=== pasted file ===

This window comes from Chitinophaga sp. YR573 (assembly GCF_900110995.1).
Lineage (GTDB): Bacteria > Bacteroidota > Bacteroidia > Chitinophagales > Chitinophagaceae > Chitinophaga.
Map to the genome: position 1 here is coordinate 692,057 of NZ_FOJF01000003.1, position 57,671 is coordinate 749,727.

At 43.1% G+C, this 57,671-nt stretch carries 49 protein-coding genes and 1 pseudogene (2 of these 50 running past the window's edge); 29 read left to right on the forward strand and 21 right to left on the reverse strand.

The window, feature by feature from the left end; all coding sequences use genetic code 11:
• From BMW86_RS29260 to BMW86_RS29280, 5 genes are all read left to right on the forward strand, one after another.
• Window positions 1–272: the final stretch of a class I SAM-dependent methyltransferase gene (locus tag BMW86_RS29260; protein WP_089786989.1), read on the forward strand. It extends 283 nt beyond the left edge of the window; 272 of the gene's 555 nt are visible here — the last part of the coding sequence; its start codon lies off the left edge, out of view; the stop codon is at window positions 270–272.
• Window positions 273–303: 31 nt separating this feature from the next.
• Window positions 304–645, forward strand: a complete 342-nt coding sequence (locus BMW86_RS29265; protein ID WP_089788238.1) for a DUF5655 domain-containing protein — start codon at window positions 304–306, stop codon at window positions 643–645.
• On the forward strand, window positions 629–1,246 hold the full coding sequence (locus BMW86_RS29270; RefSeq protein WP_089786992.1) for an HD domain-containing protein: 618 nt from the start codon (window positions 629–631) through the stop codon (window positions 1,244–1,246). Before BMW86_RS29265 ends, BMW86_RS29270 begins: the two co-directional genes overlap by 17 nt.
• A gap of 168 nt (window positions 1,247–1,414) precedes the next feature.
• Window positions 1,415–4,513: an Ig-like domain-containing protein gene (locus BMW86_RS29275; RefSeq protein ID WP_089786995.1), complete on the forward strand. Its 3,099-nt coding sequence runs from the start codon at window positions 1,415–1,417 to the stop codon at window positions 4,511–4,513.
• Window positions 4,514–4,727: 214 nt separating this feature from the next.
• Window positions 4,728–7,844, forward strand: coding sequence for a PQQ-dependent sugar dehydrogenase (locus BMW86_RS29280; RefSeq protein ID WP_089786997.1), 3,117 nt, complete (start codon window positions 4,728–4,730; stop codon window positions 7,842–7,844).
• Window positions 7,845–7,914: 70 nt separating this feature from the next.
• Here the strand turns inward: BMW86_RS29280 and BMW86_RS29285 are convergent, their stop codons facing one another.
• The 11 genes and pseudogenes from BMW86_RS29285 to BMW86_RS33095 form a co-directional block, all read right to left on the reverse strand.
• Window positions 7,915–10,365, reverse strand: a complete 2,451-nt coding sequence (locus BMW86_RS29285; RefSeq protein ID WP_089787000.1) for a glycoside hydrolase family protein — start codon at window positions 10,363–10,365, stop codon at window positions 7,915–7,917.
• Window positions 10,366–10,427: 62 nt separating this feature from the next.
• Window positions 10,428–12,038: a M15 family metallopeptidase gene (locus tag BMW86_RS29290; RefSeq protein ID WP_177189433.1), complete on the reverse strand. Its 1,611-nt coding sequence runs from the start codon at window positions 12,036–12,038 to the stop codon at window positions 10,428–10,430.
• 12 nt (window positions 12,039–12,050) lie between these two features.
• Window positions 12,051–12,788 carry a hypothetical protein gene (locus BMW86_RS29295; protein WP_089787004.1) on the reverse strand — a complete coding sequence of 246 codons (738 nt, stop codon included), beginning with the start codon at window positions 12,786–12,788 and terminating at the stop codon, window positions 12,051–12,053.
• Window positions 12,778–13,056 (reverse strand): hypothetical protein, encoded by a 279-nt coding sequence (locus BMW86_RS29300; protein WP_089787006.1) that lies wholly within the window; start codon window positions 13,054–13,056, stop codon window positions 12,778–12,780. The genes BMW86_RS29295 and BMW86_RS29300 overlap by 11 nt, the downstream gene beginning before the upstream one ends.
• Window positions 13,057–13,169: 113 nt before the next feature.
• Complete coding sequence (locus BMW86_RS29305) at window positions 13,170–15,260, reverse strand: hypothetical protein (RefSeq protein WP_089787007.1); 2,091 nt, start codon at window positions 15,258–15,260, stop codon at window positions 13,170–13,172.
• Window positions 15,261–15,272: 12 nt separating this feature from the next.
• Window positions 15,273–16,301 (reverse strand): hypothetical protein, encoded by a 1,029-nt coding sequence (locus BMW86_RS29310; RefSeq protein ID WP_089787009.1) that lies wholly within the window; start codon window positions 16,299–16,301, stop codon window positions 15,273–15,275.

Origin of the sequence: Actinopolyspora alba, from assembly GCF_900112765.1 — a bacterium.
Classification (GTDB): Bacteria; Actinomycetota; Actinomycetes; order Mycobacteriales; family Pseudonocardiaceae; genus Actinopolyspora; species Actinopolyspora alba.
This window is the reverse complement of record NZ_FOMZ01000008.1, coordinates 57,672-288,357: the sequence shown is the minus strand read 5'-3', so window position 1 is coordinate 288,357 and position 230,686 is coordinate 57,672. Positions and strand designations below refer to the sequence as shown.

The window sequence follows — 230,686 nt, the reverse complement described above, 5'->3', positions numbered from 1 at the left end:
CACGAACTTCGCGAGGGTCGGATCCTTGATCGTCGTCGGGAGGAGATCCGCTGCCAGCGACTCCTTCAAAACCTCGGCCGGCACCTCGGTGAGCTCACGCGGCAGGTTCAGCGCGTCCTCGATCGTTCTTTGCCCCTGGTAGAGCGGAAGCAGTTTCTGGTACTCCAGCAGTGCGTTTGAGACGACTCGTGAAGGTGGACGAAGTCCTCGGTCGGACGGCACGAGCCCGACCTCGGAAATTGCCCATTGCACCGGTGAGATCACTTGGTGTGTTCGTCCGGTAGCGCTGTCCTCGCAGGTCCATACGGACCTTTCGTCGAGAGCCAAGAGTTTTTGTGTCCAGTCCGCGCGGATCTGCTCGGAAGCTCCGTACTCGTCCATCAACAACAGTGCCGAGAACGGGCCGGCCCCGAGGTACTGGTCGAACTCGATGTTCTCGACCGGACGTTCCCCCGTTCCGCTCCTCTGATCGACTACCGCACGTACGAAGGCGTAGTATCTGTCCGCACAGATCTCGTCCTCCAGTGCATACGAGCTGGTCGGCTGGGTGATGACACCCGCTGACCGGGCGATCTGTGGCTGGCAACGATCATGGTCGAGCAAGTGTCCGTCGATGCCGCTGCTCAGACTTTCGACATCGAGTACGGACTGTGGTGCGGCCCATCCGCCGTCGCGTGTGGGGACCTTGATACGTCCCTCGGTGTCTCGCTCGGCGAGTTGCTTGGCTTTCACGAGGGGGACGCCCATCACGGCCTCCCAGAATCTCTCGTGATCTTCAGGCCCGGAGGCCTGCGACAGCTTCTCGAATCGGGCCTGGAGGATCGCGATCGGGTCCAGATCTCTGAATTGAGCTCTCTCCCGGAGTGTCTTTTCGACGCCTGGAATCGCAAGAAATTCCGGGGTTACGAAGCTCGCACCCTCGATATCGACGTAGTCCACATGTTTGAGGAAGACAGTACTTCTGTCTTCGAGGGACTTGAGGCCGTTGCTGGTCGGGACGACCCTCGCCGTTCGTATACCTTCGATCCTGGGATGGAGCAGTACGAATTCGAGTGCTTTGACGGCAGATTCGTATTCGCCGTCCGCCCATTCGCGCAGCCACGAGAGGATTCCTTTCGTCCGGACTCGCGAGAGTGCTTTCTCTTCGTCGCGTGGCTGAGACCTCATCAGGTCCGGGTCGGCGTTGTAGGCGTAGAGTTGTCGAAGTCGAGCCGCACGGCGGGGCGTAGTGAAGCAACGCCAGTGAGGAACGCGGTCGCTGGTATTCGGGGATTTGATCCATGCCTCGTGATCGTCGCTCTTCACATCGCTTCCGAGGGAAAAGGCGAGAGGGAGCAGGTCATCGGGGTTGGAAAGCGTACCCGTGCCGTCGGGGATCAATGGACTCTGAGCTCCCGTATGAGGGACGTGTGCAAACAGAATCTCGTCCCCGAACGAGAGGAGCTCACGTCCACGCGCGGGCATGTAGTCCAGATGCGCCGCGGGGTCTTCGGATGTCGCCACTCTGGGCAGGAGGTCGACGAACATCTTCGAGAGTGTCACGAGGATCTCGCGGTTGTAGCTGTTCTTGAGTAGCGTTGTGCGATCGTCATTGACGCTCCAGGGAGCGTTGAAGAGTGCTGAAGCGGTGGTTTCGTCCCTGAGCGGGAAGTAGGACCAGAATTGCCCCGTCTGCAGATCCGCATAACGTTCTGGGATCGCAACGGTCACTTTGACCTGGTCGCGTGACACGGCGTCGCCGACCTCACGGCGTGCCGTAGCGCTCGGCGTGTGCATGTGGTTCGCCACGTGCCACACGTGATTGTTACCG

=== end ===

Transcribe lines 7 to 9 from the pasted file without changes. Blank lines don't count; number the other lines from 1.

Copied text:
• Window positions 1–272: the final stretch of a class I SAM-dependent methyltransferase gene (locus tag BMW86_RS29260; protein WP_089786989.1), read on the forward strand. It extends 283 nt beyond the left edge of the window; 272 of the gene's 555 nt are visible here — the last part of the coding sequence; its start codon lies off the left edge, out of view; the stop codon is at window positions 270–272.
• Window positions 273–303: 31 nt separating this feature from the next.
• Window positions 304–645, forward strand: a complete 342-nt coding sequence (locus BMW86_RS29265; protein ID WP_089788238.1) for a DUF5655 domain-containing protein — start codon at window positions 304–306, stop codon at window positions 643–645.